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Worrying Biology E/M prep scores

DesperatefrenchDesperatefrench Registered User Posts: 88 Junior Member
I am a regular reader of College Confidential's threads . I am an international applicant and, considering the relatively low-incomes of my parents, I am only applying for need-blind colleges for Internationals (Dartmouth, Princeton, Harvard, Yale, MIT and Amherst). Well, these are particularly prestigious schools and one of my biggest fear is my school record. I am a good student, but not exceptionnal. i know I'll have great teacher reports but I know it is far not enough. That is why I am counting on my SAT's and essays to make up for it. However, it's only been a few weeks I decided to apply abroad (I am french). Therefore, I am only preparing for my SAT's now . I am currently freaking out because I did some mock tests, and, whereas I am supposed to be very good in maths (I'm taking level 2) and biology, my scores are litteraly pityful : around 550 . Considering that i am aiming for a perfect score, I orderd the Barron's prep books for both subjects+world history. But I'll only have 1 month to greatly increase my scores, and that is really panicking me ! Maybe the fact that I don't really understand many words is for something but, do you think it is realistic to aim for such scores ? Or should I lower my expectations ? but, therefore, my application would surely be refused ;(
Post edited by Desperatefrench on

Replies to: Worrying Biology E/M prep scores

  • IceQubeIceQube Registered User Posts: 3,187 Senior Member
    Which test (E or M) do you plan to take?

    On which book's practice test did you score a 550?

    The Barron's SAT II Bio E/M book is good. Similarly good is the PR Bio book. Also, for an off-the-beaten-road suggestion, the Biology for the IB Diploma book (by Andrew Allott), is actually amazing for SAT II biology ... believe it or not, it nails a ton of really nitty-gritty stuff on the SAT II biology test without going overboard in detail. And it's great for general review.

    It's well-organized - each page is dedicated to just one topic, unlike in PR or Barron's or your conventional books, in which authors ramble on for page after page on a single topic. In the Allott book, one page, with a lot of useful diagrams, and captions, and that's it. Every page a topic, very-well summarized. Each page tells you everything that PR or Barron's tells you in a dozen pages. And the diagrams are infinitely useful.
  • DesperatefrenchDesperatefrench Registered User Posts: 88 Junior Member
    Well, I'm taking M . Thanks a lot for your advice : I'll check on the Allott . Indeed, I used a prep I found on internet (my Barron's have not arrived yet) : it is "Thomson/Peterson's" . And to be completely honest, I just couldn't read every pages of explanations (hundreds ! O_O), that is why I guess the Allott might be very very useful .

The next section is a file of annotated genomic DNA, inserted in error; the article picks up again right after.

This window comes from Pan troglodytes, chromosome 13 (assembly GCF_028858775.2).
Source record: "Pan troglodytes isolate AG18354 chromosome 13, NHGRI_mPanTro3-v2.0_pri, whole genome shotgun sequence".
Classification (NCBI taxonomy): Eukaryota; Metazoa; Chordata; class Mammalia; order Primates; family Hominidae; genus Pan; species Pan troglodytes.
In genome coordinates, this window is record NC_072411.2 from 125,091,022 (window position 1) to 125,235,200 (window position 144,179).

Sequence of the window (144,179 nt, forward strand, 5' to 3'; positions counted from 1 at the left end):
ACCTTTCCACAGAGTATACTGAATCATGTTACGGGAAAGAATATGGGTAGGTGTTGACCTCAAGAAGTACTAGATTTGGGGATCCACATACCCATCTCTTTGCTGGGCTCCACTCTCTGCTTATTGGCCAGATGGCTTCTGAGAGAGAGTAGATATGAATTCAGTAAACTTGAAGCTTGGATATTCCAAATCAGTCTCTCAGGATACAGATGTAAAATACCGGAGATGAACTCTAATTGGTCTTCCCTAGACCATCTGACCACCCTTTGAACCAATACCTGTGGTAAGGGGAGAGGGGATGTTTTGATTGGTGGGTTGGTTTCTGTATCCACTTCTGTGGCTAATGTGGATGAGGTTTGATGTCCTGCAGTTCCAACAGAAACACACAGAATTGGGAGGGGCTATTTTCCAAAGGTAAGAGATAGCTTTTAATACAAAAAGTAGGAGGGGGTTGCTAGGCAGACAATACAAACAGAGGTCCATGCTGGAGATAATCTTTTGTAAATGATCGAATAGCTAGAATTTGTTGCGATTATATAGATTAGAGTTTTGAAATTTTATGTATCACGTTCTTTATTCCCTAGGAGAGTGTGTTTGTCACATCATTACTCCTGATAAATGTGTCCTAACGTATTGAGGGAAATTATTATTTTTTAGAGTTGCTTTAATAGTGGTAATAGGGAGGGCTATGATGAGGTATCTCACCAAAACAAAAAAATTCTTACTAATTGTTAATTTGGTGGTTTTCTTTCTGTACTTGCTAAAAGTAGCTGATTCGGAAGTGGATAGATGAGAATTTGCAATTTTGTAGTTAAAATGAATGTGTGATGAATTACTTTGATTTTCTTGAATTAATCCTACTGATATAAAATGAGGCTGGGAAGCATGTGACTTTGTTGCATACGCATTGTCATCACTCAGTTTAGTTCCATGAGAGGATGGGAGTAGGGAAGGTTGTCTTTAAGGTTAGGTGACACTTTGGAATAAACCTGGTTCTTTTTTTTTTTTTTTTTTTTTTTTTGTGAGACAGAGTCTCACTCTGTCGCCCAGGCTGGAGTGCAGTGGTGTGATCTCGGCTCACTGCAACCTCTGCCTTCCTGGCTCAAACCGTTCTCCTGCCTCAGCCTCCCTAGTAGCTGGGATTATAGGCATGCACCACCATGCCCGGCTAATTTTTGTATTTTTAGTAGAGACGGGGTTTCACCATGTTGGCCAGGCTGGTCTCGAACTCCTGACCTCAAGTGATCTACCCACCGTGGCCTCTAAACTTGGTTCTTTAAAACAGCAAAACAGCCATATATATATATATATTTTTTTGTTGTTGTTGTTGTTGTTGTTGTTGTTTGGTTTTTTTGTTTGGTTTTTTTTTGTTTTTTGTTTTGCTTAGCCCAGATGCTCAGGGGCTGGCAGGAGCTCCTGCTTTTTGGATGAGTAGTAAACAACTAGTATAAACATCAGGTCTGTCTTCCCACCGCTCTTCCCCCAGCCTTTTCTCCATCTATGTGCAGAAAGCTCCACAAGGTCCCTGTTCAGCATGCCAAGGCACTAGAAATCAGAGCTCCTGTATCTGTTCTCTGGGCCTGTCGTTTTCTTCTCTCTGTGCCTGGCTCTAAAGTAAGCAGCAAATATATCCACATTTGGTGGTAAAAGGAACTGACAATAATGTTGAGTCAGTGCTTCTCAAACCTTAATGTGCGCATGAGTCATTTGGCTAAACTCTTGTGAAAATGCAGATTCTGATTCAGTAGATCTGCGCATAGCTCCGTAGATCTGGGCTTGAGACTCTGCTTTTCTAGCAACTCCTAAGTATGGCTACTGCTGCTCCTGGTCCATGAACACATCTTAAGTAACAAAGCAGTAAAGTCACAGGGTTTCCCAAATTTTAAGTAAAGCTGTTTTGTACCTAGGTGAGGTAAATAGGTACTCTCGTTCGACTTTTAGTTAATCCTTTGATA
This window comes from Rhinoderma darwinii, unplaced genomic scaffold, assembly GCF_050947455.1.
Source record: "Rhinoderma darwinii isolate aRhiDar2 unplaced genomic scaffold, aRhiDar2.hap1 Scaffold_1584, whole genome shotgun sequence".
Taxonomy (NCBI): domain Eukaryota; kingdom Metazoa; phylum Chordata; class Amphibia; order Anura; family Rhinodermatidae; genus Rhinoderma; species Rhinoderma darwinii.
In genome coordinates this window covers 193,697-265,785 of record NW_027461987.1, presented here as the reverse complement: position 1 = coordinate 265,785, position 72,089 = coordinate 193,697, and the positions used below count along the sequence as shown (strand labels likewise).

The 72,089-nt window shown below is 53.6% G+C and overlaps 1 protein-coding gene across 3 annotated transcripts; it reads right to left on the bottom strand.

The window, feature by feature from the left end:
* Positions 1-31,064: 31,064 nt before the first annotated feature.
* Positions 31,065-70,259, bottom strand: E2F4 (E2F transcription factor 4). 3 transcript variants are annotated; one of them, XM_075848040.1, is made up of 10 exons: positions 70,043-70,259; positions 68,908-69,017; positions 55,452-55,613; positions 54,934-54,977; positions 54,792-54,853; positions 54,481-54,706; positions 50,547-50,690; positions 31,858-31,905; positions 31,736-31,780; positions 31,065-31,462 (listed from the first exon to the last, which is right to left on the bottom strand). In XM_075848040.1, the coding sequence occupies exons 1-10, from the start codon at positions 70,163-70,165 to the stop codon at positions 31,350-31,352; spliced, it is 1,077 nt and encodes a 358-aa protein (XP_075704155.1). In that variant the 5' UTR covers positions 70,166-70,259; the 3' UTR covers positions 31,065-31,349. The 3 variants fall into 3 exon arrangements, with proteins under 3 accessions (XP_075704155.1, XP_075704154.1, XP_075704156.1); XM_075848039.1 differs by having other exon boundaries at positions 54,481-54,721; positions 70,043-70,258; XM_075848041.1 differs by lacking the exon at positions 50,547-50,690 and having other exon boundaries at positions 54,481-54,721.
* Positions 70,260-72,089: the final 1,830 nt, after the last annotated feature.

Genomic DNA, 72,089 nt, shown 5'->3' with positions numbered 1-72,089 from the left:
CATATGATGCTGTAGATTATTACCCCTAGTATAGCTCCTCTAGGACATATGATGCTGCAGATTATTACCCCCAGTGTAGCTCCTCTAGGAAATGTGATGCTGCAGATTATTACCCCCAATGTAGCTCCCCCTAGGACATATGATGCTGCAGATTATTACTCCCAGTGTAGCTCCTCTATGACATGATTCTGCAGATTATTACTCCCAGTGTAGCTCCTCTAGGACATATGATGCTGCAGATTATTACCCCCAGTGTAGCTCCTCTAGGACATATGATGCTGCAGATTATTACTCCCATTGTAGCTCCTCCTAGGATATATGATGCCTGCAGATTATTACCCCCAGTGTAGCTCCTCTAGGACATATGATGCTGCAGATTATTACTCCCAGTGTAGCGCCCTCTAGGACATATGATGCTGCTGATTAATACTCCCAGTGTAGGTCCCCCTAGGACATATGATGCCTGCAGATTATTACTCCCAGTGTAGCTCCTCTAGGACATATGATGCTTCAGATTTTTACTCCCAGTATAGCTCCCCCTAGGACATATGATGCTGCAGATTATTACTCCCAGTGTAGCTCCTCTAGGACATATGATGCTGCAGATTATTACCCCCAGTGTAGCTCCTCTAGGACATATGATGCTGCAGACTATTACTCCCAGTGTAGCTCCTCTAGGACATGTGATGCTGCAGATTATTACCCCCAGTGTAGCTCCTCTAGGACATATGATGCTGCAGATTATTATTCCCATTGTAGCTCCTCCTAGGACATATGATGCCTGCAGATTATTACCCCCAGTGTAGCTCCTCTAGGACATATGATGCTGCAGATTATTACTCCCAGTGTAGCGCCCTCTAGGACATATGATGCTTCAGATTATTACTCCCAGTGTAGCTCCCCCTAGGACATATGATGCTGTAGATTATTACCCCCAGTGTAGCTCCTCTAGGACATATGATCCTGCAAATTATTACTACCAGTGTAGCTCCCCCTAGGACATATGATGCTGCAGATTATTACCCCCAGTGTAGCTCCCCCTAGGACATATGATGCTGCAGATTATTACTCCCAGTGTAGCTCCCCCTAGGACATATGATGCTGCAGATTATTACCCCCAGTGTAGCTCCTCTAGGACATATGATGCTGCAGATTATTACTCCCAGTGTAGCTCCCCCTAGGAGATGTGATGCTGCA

I don't want to be indiscreet, but may I ask you when you took the test (or when you're planning to take it) and which score you had (or aiming for) ?
  • IceQubeIceQube Registered User Posts: 3,187 Senior Member
    Oh, the Peterson's book. Well, it's OK. I judge SAT II Bio books by how similar their practice tests are compared to the real thing, and how well the book covers what's actually on the test. The Peterson's tests are somewhat similar to the actual test. The main problem is that Peterson's goes in to way too much detail sometimes.

    I got an 800 on Bio E in Oct. 2012. I'm eminently qualified; of the four SAT II tests I've taken, I've received 800s on three of them ;). Bio is just one of the 800s. As a matter of fact, I'm actually planning to put out a review book for Bio ... one that'll hopefully be found at local brick+mortar stores sometime in the future.

    Barron's definitely goes into a fair bit of detail in the review section but the tests are actually fairly similar in terms of scope and difficulty. Ignore all the Hardy-Weinberg questions on the practice tests. The review part of the book is uneven. Some areas are covered in way too much detail; some areas are lacking. I still recommend memorizing the whole book, minus the Hardy-Weinberg section, and a few other sections.

    PR is also fairly similar, but PR's review is a little deficient in a few areas. The tests are similar to the real test. I recommend knowing everything in PR backwards and forwards.

    The Allott book is really great in that it hits stuff that PR and Barron's ignore and it's really concise - only ~100 pages ... compared to the 200 to 300 page monstrosities of PR and Barron's.
  • DesperatefrenchDesperatefrench Registered User Posts: 88 Junior Member
    Waouh ! I guess you're definitely not worrying at all for your applications ! Well, did you prepare a long time before the test ?
    I would love to take these three books but I only got a month and I have to maintain my grades in France (I've got 8 hours classes everyday), and furthermore, I am taking three subjects (math level 2, bio and world history). So, which one, between the Allott and the PR would you recommend, for such a desperate case ?
  • IceQubeIceQube Registered User Posts: 3,187 Senior Member
    Allott crushes PR. Go with Allott, and know what's inside well.

    Heck, for that matter, Allott whips PR and Barron's combined in terms of covering what's on the test. Use PR, Barron's, or even both, and you might be blind-sided.
  • DesperatefrenchDesperatefrench Registered User Posts: 88 Junior Member
    Right. Got it : I should use Allott, so I can understand and then, if I got time, I'll use Barron's for intense practice ?
This discussion has been closed.